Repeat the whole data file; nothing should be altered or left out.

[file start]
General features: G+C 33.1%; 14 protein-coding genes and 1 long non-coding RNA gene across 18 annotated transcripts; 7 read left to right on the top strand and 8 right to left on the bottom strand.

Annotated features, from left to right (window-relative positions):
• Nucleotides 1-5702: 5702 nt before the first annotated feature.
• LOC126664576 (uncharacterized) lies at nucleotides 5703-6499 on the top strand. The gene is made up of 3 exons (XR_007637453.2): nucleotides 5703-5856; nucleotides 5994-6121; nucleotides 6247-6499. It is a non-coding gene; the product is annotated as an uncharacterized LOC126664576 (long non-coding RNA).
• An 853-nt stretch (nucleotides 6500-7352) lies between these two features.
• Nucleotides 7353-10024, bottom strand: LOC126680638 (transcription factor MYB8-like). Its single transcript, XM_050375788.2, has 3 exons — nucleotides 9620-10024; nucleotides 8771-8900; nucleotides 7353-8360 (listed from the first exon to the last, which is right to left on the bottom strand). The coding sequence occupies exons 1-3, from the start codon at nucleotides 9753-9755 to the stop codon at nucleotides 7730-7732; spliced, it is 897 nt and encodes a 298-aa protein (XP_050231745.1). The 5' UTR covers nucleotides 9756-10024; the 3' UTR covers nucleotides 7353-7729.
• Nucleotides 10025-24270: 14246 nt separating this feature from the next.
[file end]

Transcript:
General features: G+C 33.1%; 14 protein-coding genes and 1 long non-coding RNA gene across 18 annotated transcripts; 7 read left to right on the top strand and 8 right to left on the bottom strand.

Annotated features, from left to right (window-relative positions):
• Nucleotides 1-5702: 5702 nt before the first annotated feature.
• LOC126664576 (uncharacterized) lies at nucleotides 5703-6499 on the top strand. The gene is made up of 3 exons (XR_007637453.2): nucleotides 5703-5856; nucleotides 5994-6121; nucleotides 6247-6499. It is a non-coding gene; the product is annotated as an uncharacterized LOC126664576 (long non-coding RNA).
• An 853-nt stretch (nucleotides 6500-7352) lies between these two features.
• Nucleotides 7353-10024, bottom strand: LOC126680638 (transcription factor MYB8-like). Its single transcript, XM_050375788.2, has 3 exons — nucleotides 9620-10024; nucleotides 8771-8900; nucleotides 7353-8360 (listed from the first exon to the last, which is right to left on the bottom strand). The coding sequence occupies exons 1-3, from the start codon at nucleotides 9753-9755 to the stop codon at nucleotides 7730-7732; spliced, it is 897 nt and encodes a 298-aa protein (XP_050231745.1). The 5' UTR covers nucleotides 9756-10024; the 3' UTR covers nucleotides 7353-7729.
• Nucleotides 10025-24270: 14246 nt separating this feature from the next.